Dart traps are similar to spike traps but the safe lanes are a bit less forgiving.

DDO Levelling Guide 7 to 10

Zone Adventure Level Source Notes and Instructions
       Start here for Veteran 7
Port Agents       Stock up on   hirelings, ammunition, wands, and potions. Go to House Deneith or Harbor Port   Agent and travel to Three Barrel Cove. Bind to the Spirit Binder in the inn   then go outside and pick up all quests in harbour area.
Port Agents Three Barrel Cove 5-7 Three Barrel Cove Complete all   quests and return to House Deneith when finished. Sell any items that aren’t   immediately useful as you go along but make sure to pick up all of the   Corsair’s Cunning three item set – repeat quests as required to get it (you   will want it for ‘The Pit’ below). The Legend of Two Toed Tobias is the   closest to the town and can be easily repeated for the end reward.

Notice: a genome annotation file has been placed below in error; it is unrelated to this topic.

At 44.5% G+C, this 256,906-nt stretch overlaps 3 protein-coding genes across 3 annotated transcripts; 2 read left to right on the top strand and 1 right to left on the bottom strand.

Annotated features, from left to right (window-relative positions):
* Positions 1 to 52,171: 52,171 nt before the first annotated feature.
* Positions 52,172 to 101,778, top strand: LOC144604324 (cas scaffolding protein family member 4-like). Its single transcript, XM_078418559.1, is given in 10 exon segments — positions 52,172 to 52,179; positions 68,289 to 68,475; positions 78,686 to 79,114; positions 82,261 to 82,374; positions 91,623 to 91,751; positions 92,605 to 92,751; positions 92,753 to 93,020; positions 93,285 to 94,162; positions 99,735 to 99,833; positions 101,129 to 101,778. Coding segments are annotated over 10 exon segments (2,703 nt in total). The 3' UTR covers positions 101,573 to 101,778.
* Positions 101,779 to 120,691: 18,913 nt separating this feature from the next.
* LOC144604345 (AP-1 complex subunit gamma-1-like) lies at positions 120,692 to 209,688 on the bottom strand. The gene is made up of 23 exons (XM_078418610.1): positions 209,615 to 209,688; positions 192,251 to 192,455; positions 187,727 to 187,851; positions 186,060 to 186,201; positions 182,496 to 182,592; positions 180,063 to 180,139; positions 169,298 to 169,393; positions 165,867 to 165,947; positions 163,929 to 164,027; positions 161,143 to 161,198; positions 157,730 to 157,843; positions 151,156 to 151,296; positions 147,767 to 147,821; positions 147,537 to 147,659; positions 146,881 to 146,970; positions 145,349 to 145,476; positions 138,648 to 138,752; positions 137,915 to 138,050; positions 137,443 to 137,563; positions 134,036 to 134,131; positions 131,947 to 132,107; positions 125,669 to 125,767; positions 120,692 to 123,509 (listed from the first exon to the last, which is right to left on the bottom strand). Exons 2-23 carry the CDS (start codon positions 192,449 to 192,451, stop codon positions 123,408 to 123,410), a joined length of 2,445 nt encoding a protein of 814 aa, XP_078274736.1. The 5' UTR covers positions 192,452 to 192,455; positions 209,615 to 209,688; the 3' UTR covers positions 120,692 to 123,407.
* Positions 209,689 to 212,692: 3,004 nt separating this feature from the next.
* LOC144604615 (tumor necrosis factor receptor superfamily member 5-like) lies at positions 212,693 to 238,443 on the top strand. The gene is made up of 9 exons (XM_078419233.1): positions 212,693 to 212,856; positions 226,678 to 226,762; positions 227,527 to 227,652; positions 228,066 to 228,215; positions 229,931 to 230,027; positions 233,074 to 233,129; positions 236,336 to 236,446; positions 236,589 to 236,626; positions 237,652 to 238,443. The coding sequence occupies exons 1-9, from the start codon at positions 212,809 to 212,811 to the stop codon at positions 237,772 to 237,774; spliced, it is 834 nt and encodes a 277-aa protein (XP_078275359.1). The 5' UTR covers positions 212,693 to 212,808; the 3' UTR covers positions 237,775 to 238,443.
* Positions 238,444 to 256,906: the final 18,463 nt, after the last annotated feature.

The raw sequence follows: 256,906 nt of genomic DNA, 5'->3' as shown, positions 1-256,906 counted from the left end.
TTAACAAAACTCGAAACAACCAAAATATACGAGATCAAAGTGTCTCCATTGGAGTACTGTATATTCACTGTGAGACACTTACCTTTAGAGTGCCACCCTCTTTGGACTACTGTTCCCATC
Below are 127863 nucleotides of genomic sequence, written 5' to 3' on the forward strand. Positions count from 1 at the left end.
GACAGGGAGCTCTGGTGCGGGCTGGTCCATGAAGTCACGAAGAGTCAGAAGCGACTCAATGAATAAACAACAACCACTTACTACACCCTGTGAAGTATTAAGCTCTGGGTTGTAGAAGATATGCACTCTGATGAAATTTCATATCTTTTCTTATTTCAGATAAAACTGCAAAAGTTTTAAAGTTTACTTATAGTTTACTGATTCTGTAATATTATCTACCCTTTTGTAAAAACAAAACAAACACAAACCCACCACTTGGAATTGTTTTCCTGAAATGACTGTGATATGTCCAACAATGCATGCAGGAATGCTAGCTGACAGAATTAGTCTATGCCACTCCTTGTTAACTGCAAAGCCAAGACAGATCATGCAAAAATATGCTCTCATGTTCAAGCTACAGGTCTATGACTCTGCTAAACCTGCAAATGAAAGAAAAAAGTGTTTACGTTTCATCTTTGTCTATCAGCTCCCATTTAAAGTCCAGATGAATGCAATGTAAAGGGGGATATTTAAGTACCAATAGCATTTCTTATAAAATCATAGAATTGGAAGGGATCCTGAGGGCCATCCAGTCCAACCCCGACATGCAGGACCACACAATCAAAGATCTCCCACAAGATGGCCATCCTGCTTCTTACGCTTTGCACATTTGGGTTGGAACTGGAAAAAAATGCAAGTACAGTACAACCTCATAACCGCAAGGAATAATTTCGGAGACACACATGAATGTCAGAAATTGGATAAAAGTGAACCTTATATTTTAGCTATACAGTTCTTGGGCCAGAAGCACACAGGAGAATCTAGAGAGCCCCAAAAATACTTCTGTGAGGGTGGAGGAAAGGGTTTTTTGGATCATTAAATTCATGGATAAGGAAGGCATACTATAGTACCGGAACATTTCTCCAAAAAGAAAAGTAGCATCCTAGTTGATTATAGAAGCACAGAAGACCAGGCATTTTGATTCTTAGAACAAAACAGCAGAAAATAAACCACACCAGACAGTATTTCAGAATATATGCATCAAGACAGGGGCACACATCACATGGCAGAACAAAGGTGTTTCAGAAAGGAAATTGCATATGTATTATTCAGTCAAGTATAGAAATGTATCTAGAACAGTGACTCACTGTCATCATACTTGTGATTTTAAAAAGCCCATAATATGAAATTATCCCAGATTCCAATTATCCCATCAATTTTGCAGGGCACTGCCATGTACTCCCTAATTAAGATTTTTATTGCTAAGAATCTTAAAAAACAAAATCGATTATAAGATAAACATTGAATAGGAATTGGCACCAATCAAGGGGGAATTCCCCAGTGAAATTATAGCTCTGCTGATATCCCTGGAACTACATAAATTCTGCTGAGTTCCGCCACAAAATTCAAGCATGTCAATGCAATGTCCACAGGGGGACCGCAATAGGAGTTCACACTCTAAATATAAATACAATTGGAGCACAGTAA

House   Deneith  The Black   Loch  7 Sentinels of   Stormreach After completing   this head for Vargus d’Deneith and pick up ‘The Pit’. Then go to the   Anvilfire Inn and bind to the Spirit Binder.
House Deneith The Pit 7 F2P Notoriously   difficult so can be skipped but very good XP if you follow the guide.   Afterwards pick up Bargain of Blood (7) from Lille d’Deneith, located in   House Deneith, before heading to House Jorasco
House Deneith General 8 (F2P) There are   additional quests available in the Anvilfire Inn and nearby some of which are   free to play
House Jorasco Delera’s Tomb 5-8 Delera’s Graveyard Go to the Open   Palm Inn, pick up the initial Delera quest from Acolyte Hestair, and bind to   the Spirit Binder
House Jorasco General 5-8 F2P Most of these   quests are free to play, one quest is picked up in the Drowning Sorrows Inn.   Some of the quests from House Jorasco are level 11 so ignore those until   later
The Marketplace The Searing   Heights 4-7 Sentinels of   Stormreach Wilderness area   with entrance to Bargain of Blood dungeon
The Marketplace Devil Assault 6  F2P Leads to   Chronoscope raid
House Deneith General 6-8 (F2P) Don’t forget to   visit the Anvilfire Inn again
House Deneith Sorrowdusk Isle 6-10 Sorrowdusk Isle Do first quest   chain now and second later
House Deneith Sentinels of   Stormreach 7-8 Sentinels of   Stormreach First quest is   Bargain of Blood, see above
House Cannith Cannith Challenges 8 Cannith Challenge   Pack There are a more   of these challenges available from level 8: